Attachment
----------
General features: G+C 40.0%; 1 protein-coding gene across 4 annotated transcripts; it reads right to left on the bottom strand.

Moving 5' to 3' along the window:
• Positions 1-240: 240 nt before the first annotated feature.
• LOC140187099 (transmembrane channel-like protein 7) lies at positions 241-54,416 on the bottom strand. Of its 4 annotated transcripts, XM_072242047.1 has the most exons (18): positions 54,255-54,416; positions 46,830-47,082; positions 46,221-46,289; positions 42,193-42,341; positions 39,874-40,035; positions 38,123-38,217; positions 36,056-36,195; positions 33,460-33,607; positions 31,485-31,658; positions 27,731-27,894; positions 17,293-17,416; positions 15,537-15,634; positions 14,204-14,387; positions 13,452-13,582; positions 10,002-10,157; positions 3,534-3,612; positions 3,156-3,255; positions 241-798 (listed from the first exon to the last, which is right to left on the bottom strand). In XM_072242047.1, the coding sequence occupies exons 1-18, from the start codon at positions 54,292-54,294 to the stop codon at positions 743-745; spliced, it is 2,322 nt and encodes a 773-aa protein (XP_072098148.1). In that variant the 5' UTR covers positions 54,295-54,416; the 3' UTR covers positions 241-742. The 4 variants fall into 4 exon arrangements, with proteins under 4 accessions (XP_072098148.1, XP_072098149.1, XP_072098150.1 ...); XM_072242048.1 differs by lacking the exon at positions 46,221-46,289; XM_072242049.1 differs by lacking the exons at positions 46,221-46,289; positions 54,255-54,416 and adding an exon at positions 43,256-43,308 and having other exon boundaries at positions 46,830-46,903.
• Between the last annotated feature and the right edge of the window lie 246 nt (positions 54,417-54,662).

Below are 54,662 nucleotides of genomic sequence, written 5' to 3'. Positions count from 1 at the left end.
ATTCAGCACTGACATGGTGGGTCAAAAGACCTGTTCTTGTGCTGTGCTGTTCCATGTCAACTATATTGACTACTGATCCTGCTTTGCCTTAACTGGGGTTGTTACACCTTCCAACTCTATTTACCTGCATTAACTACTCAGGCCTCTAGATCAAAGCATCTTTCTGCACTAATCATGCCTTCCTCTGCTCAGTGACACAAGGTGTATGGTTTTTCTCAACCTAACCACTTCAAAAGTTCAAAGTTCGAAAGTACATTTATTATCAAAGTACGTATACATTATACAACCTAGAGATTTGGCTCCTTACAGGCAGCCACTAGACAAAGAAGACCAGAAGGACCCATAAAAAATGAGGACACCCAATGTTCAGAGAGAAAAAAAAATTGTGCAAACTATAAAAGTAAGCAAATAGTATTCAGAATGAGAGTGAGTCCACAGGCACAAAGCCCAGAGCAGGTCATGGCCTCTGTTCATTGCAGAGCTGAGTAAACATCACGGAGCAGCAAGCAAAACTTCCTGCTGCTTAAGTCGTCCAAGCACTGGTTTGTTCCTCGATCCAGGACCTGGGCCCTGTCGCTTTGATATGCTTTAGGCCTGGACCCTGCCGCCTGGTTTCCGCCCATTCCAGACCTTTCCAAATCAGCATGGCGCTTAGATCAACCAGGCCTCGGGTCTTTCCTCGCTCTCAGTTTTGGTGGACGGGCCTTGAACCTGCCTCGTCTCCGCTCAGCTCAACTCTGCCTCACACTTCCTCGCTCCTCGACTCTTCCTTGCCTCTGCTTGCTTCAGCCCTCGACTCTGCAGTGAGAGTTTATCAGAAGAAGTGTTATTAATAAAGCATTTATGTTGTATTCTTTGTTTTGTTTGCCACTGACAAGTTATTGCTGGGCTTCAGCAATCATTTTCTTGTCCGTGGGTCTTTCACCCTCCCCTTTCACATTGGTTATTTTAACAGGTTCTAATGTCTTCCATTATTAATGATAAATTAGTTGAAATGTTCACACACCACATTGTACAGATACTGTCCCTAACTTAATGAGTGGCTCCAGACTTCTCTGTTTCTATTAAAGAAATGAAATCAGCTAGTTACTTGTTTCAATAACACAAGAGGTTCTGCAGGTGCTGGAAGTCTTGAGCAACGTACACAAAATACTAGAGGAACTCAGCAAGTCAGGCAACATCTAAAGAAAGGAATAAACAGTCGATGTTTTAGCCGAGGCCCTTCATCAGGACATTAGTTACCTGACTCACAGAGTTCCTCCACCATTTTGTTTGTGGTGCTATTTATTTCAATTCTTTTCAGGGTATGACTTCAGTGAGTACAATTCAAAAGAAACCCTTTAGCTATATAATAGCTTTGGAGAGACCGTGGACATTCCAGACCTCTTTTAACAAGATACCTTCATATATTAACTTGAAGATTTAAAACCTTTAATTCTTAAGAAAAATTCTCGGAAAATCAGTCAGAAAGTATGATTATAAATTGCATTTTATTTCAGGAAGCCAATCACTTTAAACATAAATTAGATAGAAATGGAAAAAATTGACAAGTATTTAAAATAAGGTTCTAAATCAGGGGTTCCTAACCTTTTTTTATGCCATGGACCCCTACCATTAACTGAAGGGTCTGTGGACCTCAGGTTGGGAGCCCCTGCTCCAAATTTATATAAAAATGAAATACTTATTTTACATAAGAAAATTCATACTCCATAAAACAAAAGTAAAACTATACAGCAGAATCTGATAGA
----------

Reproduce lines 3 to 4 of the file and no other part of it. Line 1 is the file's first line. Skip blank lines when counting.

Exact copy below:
• Positions 1-240: 240 nt before the first annotated feature.
• LOC140187099 (transmembrane channel-like protein 7) lies at positions 241-54,416 on the bottom strand. Of its 4 annotated transcripts, XM_072242047.1 has the most exons (18): positions 54,255-54,416; positions 46,830-47,082; positions 46,221-46,289; positions 42,193-42,341; positions 39,874-40,035; positions 38,123-38,217; positions 36,056-36,195; positions 33,460-33,607; positions 31,485-31,658; positions 27,731-27,894; positions 17,293-17,416; positions 15,537-15,634; positions 14,204-14,387; positions 13,452-13,582; positions 10,002-10,157; positions 3,534-3,612; positions 3,156-3,255; positions 241-798 (listed from the first exon to the last, which is right to left on the bottom strand). In XM_072242047.1, the coding sequence occupies exons 1-18, from the start codon at positions 54,292-54,294 to the stop codon at positions 743-745; spliced, it is 2,322 nt and encodes a 773-aa protein (XP_072098148.1). In that variant the 5' UTR covers positions 54,295-54,416; the 3' UTR covers positions 241-742. The 4 variants fall into 4 exon arrangements, with proteins under 4 accessions (XP_072098148.1, XP_072098149.1, XP_072098150.1 ...); XM_072242048.1 differs by lacking the exon at positions 46,221-46,289; XM_072242049.1 differs by lacking the exons at positions 46,221-46,289; positions 54,255-54,416 and adding an exon at positions 43,256-43,308 and having other exon boundaries at positions 46,830-46,903.